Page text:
Fire-type, is one of the original 15 elemental types of Pokémon. It is also one of the original six types in the TCG. It is one of the most notorious types that is part of not one major trio, the starters-dominated Fire-Grass-Water trio, it is also part of the primary elemental Fire-Ice-Electric and its cousin, the Fire-Water-Electric trio. Fire is also one of the few types that have a dedicated evolution stone to it, Fire Stone, and a weather dedicated to it, Sunny Day.
But the fun doesn't stop there. Fire-types houses the second highest BST starters have, 534, which is shared by 4 of the seven Fire-types introduced in the metagame. It also houses three Mega Evolutions for the said starters, with one particularly infamous one, Charizard, the mascot of the original Red game, getting two Megas.
To put it bluntly, Fire-type is a pretty big deal. But how it became such a big deal? Well, to start off, almost every RPG franchise has some sort of Fire element, based off one of the four main elements. More specifically though the idea of fire captivated the human imagination as the primary vessel of the technological change, so it is not surprising that hot blooded seven year old Japanese kids would be attracted to it. But we will be discussing the overall evolution of the type within the context of the franchise.
The History of Fire-type in Pokémon:
The Fire-type started off as one of the earliest types you can get, as one of your starters, Charmander, was one of these fateful kindlers. In this era to third generation, Fire-type would be remembered as a Special-type, meaning that Pokémon would attack and defend this type with their Special stat. This type based matchup helped determine some of the statistical archetypes that would define the future Pokémon. In this game, Fire-type was the last of the starter types you would face, in the Cinnabar Island. This little Island also housed the primary Fire-type domain, the Pokémon Mansion, a burned down mansion full of after-burning thieves, that served the primary Fire-type NPC archetype.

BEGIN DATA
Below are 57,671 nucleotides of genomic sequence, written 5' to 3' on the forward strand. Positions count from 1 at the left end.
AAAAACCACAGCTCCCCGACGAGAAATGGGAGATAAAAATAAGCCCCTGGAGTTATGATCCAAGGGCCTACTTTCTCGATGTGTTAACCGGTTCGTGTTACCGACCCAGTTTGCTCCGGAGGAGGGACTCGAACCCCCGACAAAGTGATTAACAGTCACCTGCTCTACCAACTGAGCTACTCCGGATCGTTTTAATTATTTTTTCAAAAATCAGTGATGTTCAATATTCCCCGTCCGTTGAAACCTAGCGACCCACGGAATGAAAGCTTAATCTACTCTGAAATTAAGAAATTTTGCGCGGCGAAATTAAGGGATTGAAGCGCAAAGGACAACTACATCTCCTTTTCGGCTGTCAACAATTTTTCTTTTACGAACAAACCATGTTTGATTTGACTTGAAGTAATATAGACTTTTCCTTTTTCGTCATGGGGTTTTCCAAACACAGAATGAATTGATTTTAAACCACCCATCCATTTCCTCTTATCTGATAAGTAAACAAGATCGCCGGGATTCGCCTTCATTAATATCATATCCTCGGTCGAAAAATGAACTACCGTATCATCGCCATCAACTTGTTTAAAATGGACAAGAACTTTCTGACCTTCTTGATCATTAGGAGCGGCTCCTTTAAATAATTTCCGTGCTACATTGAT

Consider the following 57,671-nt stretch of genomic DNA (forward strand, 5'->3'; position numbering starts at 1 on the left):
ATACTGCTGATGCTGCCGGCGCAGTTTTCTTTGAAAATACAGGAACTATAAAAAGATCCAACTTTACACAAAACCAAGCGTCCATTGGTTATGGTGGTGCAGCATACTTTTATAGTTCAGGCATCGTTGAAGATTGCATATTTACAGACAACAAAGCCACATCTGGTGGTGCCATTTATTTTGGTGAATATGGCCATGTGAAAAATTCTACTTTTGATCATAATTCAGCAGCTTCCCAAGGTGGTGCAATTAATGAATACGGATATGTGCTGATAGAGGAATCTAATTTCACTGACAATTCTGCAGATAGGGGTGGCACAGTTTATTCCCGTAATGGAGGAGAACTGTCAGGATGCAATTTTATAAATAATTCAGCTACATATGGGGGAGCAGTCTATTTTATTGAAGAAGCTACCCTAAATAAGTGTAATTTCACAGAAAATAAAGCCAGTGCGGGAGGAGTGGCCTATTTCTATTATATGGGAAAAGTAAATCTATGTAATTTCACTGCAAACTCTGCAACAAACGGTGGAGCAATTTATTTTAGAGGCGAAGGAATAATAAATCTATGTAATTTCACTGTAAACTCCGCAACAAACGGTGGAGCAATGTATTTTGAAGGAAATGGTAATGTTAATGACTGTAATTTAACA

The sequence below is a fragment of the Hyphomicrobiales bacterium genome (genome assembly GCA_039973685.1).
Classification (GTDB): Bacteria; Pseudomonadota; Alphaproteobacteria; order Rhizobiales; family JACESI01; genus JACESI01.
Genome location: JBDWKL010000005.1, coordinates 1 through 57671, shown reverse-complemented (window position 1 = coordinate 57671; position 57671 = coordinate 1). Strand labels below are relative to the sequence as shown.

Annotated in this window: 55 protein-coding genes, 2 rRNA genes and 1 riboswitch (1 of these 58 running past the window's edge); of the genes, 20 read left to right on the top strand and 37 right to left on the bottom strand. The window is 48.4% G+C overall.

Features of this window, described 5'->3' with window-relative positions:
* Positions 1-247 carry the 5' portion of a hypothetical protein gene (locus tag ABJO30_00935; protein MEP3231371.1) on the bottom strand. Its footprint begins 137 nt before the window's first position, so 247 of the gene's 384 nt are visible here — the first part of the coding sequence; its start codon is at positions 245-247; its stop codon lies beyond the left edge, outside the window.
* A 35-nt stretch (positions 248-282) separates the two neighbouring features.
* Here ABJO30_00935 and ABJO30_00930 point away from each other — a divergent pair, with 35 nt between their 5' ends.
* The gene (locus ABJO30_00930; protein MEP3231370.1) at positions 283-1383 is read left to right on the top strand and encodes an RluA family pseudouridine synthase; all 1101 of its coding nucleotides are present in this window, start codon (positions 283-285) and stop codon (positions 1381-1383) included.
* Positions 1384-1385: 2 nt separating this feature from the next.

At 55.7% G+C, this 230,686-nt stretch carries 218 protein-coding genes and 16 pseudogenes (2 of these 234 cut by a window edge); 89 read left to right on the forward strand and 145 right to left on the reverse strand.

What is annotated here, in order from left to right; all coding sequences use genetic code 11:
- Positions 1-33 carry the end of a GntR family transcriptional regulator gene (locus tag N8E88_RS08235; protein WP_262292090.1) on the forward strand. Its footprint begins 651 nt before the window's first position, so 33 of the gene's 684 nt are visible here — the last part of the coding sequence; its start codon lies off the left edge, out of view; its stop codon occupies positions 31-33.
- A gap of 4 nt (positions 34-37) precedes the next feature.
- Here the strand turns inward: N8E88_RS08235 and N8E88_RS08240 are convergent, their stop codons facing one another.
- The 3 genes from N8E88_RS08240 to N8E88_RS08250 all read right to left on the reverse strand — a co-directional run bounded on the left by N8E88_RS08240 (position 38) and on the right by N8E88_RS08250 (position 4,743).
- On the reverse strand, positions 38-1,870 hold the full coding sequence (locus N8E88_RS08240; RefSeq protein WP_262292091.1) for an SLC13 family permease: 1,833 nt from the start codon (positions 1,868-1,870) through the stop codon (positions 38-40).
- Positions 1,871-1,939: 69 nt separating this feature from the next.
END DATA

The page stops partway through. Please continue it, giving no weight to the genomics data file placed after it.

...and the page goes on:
The next game Fire-type would see a mascot for was Gold. This game featured the first major change in the stats of Pokémon with the Special split, where Special stat split into different stats. The vast majority of Fire-types gained their Special as their Special Attack, while their Special Defense was given as a weaker stat. This sealed Fire-type's fate as a strong Special offensive type. Most notably however, this generation introduced two major things. One was Sunny Day, the weather for Fire-types, which reduced their Water weakness while improving their Fire moves, and making Solar Beam last one turn. The second one was introduction of Fire Punch as a TM, for bipedal Special Attack users that needed it.
The third generation would feature a mascot that was a Fire-type all but in name, Groudon, and a team dedicated to Fire-type all but in name, Team Magma. Both of these provided several strong moves like Heat Wave, a staple for Doubles, Eruption, the original signature move for Groudon(though it was obtained by other Pokémon), Overheat, a powerful TM, and Will-O-Wisp, a burning status move that served as the Toxic for Fire-types. This generation also effectively reintroduced Sunny Day with Groudon, whose ability Drought summoned the weather permanently upon switching in. This generation also expanded on Solar Beam and gave it to plenty of fully evolved Fire-types, and introduced Abilities, most relevant ones being White Smoke, a former signature Ability for Torkoal, Flash Fire, which granted immunity to Fire, Magma Armor, which granted immunity to freezing, and Flame Body, which caused burn upon contact. The last two would gain outside of battle effect for halving the Egg Steps necessary for hatching a Pokémon Egg.